American Fan: Sports Mania and the Culture That Feeds It
UPON THE OUTBREAK of the NCAA tournament, many of my high school students contract unnamed gastrointestinal disorders. They sprint out of class for "bathroom breaks" that also somehow provide the information that Gonzaga has pulled off another first-round upset. Xeroxed tournament brackets litter the student center, and impassioned eruptions are audible hundreds of feet away. Since we're a high school, none of us (I include myself, an addict ever since the Fab Five's second-half collapse in 1992 lost me a hundred dollars or so) is directly involved in this madness. But still we sit rapt all day and into the evening.
Dennis Perrin, an American iconoclast in the grand Menckenian tradition, certainly feels this intimate emotional allure. But he also recognizes that sports are, on some level, and perhaps many, an incredible waste of time. "Why is such emotion spent on overdeveloped strangers?" he wonders. His latest volume, American Fan, never gets around to answering that eminently reasonable question. Instead, Perrin bellows some obvious truths--Michael Jordan never protests Nike's labor conditions! America embraced white-boy McGwire but not black and Latino Sosa!--as if he were bringing the news for the first time. Yet his rage at the breadth of the corruption and commercialism that fans have come to take for granted, and his determination to forswear macho sportswriterly gush, is tonic. Perrin dares to dream of a world where selling out would be criticized rather than predicted, diagrammed, and reviewed. Imagine Upton Sinclair covering the NBA finals, and you have an idea of this book's flavor.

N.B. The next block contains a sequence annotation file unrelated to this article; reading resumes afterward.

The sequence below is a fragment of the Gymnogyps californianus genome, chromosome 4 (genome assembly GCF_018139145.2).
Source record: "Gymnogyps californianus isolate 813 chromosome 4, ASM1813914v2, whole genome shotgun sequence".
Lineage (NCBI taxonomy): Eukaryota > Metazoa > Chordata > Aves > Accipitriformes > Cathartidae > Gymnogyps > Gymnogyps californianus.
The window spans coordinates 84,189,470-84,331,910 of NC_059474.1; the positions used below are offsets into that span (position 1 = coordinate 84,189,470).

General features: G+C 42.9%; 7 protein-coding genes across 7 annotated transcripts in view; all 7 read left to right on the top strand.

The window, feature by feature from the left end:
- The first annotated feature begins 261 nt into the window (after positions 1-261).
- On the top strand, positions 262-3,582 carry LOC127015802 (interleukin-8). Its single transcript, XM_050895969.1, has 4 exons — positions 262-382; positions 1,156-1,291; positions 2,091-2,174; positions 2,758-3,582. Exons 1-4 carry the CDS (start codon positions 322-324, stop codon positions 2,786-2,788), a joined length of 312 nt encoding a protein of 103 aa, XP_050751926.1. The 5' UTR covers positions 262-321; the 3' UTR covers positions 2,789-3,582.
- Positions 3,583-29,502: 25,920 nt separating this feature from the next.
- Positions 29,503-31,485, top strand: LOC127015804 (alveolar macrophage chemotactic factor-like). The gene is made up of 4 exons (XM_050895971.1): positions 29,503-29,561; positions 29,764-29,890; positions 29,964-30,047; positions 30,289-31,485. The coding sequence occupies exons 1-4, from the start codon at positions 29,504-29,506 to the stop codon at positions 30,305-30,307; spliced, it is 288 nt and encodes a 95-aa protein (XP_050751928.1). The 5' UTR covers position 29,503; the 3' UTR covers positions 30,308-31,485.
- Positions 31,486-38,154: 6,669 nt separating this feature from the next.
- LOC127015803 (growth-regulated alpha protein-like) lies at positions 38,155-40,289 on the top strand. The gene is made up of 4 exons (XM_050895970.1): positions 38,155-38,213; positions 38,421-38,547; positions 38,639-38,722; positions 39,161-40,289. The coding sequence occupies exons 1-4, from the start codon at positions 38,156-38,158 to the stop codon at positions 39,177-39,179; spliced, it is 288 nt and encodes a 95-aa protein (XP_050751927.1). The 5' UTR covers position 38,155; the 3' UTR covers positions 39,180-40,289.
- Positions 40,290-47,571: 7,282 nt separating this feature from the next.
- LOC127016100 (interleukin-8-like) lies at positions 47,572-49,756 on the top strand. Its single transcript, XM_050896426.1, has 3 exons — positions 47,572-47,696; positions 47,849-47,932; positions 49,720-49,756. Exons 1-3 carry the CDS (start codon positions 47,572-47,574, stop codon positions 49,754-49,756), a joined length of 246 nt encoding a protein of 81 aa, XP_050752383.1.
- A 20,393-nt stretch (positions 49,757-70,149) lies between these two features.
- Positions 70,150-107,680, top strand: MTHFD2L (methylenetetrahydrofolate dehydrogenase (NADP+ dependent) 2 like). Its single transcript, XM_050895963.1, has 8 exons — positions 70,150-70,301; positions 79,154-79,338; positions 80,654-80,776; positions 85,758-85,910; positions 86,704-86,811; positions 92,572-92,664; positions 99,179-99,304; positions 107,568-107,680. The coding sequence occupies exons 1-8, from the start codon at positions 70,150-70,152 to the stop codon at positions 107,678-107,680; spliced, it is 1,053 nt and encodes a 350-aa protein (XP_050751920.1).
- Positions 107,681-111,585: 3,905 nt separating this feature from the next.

One long, gonzo sportscast, American Fan goes from religion to race to the political economy of sneakers. Along the way he stops to consider individual monuments to sport's essential weirdness: Steelers fans' (unconscious) homage to David the hardhat in the Village People; or the eerie similarities in the prose styles of William S. Burroughs, star columnist Mike Lupica, and Ed Wood. As a hit-and-run prankster, Perrin can be marvelous. "Is He consumed strictly with the NFL, or does He oversee the Canadian League?" Perrin wonders when pondering Bible-thumping jocks. He quotes Noam Chomsky on the democratic integrity of sports-talk shows, then disses both George Will's and Spike Lee's literary maunderings. He shreds the sadism John Madden dresses up as blue-collar adoration and unveils the true Native heritage of the Cleveland Indians--a Penobscot named Lou Sockalexis who hit .338 for the 1897 Spiders.
Some of Perrin's shots clunk off the rim. He sneers at Midwesterners with the facile words of someone who knows the region from TV. And he decides that although numerous sports sociologists have spent years pondering white adoration of black athletes, what really answers the question is good old pop Freudianism: "many white men...are transfixed by black flesh in motion. Dizziness occurs....Perhaps this is why, equilibrium returned, they despise black jocks in celebration." Oh.
Still, when he dismantles Jordan's convenient passivity so completely, or when he mourns our persecution of Mahmoud Abdul-Rauf for his refusal to stand for the national anthem, Perrin's cleansing bursts of anger limn large cultural fault lines. At his best, he collapses the social/racial/global complexities of sports culture into a phrase or two--a bitter collection of impolitic one-liners suitable for any season.